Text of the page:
Marronage and the Specter of Black Autonomy

Slavery’s Exiles: The Story of the American Maroons (2014) by Sylviane A. Diouf is a compelling, comprehensive, and original study of slaves in the American South who escaped into the wilderness rather than to the North. The term “maroons” was long reserved for use by Latin American and Caribbean historians, while scholarship and popular understanding of American slavery focuses on runaways who sought refuge in white-dominated free society. Reflecting this white-centric bias, 12 Years a Slave, Mississippi Burning, Amistad, and other pop culture representations depict whites as pivotal, whether as villains or saviours. It is Brad Pitt’s white abolitionist who saves Solomon Northrup.

Telling the story of maroons inverts this metanarrative of white hegemony. Thousands of black men, women, and children escaped to the South’s bayous and forests to live singly or build autonomous communities, living off the land, raiding plantations, and sometimes engaging in shootouts with white pursuers. They endured hunger, frostbite, bloodhounds, and armed pursuers to achieve autonomy and dignity, sans white benefactors.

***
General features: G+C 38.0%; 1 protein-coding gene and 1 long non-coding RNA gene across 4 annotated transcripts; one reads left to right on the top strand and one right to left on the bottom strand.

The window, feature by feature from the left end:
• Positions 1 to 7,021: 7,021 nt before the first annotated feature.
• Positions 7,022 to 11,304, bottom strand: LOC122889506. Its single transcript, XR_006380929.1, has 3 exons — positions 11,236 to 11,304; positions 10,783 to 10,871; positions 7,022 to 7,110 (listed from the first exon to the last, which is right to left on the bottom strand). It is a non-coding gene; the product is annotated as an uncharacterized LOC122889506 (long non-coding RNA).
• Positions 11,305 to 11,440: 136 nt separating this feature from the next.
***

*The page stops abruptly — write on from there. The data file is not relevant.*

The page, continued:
The story of the American maroons is worth telling, and Diouf does a superb job of it.

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